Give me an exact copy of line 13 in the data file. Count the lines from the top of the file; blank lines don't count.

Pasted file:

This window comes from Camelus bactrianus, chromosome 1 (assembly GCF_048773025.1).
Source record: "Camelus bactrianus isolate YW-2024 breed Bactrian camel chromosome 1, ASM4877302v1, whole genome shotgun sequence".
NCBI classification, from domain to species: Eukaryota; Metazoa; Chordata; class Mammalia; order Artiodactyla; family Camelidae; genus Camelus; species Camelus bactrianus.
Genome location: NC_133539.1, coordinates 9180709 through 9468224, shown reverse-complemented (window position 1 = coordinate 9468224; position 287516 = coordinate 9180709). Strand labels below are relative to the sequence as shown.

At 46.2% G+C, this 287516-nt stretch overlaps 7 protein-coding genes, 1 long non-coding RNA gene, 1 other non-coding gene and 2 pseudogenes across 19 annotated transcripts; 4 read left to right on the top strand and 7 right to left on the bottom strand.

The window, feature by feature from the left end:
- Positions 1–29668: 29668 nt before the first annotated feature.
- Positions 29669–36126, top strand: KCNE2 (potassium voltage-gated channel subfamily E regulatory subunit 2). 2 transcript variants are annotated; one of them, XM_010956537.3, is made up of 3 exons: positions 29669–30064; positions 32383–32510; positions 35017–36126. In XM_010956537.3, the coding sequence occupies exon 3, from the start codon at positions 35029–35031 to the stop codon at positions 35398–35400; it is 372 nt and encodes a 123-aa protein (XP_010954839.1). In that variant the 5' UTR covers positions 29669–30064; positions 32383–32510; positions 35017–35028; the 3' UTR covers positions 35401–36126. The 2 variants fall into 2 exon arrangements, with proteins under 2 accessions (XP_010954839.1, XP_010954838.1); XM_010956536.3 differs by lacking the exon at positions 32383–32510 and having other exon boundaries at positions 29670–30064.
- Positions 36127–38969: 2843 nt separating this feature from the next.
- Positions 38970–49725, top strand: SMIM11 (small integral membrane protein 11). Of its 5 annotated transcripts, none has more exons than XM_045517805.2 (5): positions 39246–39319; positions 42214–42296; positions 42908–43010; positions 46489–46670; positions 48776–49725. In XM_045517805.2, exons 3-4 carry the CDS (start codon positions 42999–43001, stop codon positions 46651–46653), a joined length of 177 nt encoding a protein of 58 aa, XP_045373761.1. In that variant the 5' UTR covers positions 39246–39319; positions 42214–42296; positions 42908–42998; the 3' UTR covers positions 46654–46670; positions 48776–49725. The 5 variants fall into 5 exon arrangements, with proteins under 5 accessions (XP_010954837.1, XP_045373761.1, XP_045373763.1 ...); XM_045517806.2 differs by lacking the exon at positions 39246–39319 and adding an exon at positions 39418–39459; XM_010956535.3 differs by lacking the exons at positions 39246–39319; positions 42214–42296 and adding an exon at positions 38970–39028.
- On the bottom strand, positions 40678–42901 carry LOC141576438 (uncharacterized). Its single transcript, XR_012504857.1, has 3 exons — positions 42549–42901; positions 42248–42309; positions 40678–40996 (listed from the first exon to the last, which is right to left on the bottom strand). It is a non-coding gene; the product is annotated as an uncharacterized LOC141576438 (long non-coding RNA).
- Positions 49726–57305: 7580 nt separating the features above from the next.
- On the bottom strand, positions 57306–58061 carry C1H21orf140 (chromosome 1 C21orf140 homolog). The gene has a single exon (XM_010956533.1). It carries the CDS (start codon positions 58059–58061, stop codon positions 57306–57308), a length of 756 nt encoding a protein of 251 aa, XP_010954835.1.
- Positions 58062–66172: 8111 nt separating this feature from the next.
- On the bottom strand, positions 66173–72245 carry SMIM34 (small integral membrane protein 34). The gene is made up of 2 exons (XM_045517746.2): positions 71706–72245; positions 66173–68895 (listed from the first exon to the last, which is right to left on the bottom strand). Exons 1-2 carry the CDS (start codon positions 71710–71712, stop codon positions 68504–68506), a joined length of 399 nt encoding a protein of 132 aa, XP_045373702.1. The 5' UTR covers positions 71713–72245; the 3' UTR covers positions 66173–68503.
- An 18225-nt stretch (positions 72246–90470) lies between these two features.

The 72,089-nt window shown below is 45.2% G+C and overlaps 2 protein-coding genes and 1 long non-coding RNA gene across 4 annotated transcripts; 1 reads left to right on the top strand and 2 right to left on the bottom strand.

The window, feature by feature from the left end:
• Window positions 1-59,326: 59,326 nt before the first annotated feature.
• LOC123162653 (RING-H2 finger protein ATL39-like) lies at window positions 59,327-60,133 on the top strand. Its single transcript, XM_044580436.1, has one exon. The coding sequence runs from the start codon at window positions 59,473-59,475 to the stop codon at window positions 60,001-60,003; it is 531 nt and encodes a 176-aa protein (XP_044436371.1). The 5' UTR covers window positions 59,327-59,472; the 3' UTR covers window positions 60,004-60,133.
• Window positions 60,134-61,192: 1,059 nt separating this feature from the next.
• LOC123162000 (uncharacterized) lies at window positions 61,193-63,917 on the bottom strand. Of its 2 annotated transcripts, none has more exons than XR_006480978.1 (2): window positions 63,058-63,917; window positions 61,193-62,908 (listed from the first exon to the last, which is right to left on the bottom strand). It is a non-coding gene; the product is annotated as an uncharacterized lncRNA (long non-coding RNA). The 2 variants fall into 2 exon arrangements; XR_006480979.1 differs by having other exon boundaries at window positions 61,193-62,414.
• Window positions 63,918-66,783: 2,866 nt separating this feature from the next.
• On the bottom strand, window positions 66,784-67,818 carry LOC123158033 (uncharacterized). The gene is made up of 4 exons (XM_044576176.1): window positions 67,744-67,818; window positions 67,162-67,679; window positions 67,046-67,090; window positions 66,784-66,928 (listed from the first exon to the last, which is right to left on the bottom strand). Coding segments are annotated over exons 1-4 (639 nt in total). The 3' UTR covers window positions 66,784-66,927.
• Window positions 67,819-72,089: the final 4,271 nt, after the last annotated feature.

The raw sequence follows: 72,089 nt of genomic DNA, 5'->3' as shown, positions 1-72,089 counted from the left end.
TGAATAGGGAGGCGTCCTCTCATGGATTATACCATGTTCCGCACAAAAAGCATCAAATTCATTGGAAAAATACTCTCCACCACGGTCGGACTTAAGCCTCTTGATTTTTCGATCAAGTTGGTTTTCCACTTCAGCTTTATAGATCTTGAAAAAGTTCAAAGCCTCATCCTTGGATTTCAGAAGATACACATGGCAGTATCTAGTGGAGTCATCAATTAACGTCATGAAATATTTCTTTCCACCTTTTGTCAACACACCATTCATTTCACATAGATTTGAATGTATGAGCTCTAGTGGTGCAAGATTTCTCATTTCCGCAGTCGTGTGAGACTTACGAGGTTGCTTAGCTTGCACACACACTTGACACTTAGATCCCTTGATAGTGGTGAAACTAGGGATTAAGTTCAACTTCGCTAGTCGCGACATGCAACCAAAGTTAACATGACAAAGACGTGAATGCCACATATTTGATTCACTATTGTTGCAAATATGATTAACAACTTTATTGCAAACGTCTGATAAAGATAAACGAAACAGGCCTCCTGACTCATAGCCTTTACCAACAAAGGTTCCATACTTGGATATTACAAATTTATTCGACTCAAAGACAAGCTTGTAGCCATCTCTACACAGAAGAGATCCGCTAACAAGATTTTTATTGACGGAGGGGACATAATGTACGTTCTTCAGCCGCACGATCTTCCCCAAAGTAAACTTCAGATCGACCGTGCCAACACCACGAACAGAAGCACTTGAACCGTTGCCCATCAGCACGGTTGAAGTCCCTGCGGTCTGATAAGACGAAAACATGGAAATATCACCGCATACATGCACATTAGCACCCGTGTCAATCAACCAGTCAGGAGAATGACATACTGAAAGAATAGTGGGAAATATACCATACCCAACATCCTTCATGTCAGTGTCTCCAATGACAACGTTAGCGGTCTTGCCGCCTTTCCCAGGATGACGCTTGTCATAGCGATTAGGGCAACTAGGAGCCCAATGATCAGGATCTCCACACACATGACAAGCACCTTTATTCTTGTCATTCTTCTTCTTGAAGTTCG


- On the bottom strand, positions 57306–58061 carry C1H21orf140 (chromosome 1 C21orf140 homolog). The gene has a single exon (XM_010956533.1). It carries the CDS (start codon positions 58059–58061, stop codon positions 57306–57308), a length of 756 nt encoding a protein of 251 aa, XP_010954835.1.